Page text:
Daniel Tibbets

The old-school thinking behind Machinima’s rebranding

Chief content officer Daniel Tibbets discusses the MCN's new creator partnership strategy.
November 11, 2014

When Daniel Tibbets joined Machinima as chief content officer in September, he was confronted with more than 31,000 worldwide creators, generating upwards of 150 million unique views each month. The question facing him was the same one everyone in the digital video space is trying to tackle: how to efficiently harness this unwieldy mass of talent and its fan base.

Tibbets thinks the answer is taking a page or two from the old-school media playbook.

Tibbets says Machinima plans to bolster creator support with a TV network-style, 52-week calendar of programming, including shows keyed to holidays and other seasonal events.

“I think that the thing we can learn from media overall is that some level of programming and frequency adds value to not only the audience, but your brand partners,” says Tibbets, who came to Machinima following a 3-year stint as SVP of digital media at Bunim/Murray Productions (The Real World, Project Runway).

“Maybe today (creators’) capabilities allow them to make one great piece of content a month. If I can work with them and help them expand what they’re already doing well and maybe do that on a weekly basis, suddenly their viewership, their total views and their brand can grow.”

While the end goal is old school, Machinima’s vehicle for reaching it – its “Heroes Rise” rebranding effort, unveiled on Monday – takes its inspiration from the youth-leaning videogame world that is the MCN’s focus.

At the center of the rebranding is its Level Up talent program, with two by-invitation levels, M-Black and M-Red, and one for beginners, M-White, open to all. In videogames, players make it to the next level by completing a specific task or surpassing a scoring threshold. With Level Up, the criteria is more subjective.

“On the M-Black level, it’s definitely about viewership and engagement with an audience,” Tibbets says. But “there’s no hard number that we put out there (to qualify). M-Black is for individuals who have reached a level of consistency in the creation and programming of their content. With M-Red, it’s really not so much about current subscribers or current audience. It’s about content that we can look at and say, ‘Wow, there’s something really unique, really special here.’ And with just a little bit of help and guidance, we can help people who are in M-Red move up into the M-Black level of support.”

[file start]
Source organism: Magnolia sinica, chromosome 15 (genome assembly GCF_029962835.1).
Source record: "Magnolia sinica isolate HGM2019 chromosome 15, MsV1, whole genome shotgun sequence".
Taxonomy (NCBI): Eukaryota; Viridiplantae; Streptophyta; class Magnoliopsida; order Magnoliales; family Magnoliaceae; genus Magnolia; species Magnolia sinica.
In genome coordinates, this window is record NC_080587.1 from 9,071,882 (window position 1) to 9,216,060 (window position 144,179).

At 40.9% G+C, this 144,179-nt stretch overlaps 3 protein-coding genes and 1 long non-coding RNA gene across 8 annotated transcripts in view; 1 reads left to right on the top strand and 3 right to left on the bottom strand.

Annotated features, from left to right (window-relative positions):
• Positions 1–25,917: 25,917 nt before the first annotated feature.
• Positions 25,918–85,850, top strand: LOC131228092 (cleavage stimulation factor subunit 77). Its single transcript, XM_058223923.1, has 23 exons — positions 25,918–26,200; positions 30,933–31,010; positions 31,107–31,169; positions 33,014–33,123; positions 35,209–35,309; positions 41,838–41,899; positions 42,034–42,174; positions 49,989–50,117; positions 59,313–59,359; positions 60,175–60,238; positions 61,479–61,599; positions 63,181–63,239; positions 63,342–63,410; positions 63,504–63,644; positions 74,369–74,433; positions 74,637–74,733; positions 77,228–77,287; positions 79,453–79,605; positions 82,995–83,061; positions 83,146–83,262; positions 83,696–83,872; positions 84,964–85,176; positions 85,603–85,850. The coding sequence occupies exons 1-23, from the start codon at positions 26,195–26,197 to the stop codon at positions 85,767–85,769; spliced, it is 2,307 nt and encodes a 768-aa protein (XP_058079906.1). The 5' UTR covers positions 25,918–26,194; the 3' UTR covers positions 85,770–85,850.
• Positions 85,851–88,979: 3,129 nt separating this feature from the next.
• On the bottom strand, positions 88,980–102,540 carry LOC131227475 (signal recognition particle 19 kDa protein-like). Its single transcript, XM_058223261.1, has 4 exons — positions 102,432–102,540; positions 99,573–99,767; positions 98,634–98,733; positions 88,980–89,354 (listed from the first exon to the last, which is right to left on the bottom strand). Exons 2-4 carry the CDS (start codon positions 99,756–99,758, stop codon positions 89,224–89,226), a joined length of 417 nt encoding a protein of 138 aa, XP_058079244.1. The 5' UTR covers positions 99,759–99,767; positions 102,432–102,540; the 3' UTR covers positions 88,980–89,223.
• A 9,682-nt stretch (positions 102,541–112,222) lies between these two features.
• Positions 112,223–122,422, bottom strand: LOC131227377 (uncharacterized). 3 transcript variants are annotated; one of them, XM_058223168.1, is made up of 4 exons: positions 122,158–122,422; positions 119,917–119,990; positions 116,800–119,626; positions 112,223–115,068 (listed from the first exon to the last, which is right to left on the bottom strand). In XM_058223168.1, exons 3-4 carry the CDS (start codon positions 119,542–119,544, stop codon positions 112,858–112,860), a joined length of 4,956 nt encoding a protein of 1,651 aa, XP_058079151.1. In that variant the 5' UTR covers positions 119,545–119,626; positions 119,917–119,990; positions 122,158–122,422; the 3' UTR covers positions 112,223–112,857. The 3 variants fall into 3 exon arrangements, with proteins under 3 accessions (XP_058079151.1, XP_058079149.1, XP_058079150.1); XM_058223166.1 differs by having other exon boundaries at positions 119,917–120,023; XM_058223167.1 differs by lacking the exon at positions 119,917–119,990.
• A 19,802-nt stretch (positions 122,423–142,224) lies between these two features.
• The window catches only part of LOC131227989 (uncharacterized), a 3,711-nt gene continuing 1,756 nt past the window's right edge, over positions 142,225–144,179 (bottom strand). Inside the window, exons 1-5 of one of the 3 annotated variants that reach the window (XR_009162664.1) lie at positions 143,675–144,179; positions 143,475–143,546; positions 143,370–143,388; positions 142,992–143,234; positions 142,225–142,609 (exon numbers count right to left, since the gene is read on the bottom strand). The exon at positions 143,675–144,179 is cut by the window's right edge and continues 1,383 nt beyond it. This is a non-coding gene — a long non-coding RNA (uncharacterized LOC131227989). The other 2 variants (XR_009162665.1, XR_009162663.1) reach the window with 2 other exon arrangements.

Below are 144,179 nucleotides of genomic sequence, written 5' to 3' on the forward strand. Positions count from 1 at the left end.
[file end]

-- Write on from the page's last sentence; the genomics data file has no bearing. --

At the M-Black level, creators get 1-on-1 assistance from Machinima reps. Both M-Black and M-Red will offer brand sponsorship opportunities, and all 3 levels have access to Machinima’s new state-of-the-art talent management system, dubbed Console, featuring earnings reports, social tools and in-depth analytics.

Tibbets says Machinima plans to bolster the support with a TV network-style, 52-week calendar of programming, including shows keyed to holidays and other seasonal events.

“It’s about being more proactive in the way we’re talking to brands,” Tibbets says. “The key is to set up very defined programming and communicate that to the advertising community so that they can make smart choices about where they want to spend their resources and money. Then it allows us to work with the brand on integration opportunities.”

While the MCN works with creators to help them make better content, Machimina is also busy producing its own programming, including a sequel to its original series Street Fighter: Assassin’s Fist, due in late 2015 or early 2016, titled Street Fighter: World Warrior.

“In 2015, you will absolutely see big franchises from us on the scripted and animated side,” Tibbets says. “You will also see new franchises, things that we are working hard to develop, package and be able to program out on our network showing the level of quality and storytelling that Machinima has been known for in the past.”

About The Author
Todd is StreamDaily's U.S. West Coast Correspondent. He has written for a wide range of publications, including The Hollywood Reporter, Variety, the Los Angeles Times, the New York Post, NylonGuys and, yes, even the Weekly World News. Earlier in his career, he served as senior editor for the pioneering alternative movie magazine Film Threat. You can reach him at toddrlongwell[at]gmail.com or on twitter @toddlongwell1
  • Julian Grant

    Machinima and game engine narrative continues to evolve at an astounding rate. I am thrilled to learn more about this dynamic and interactive content opportunity.


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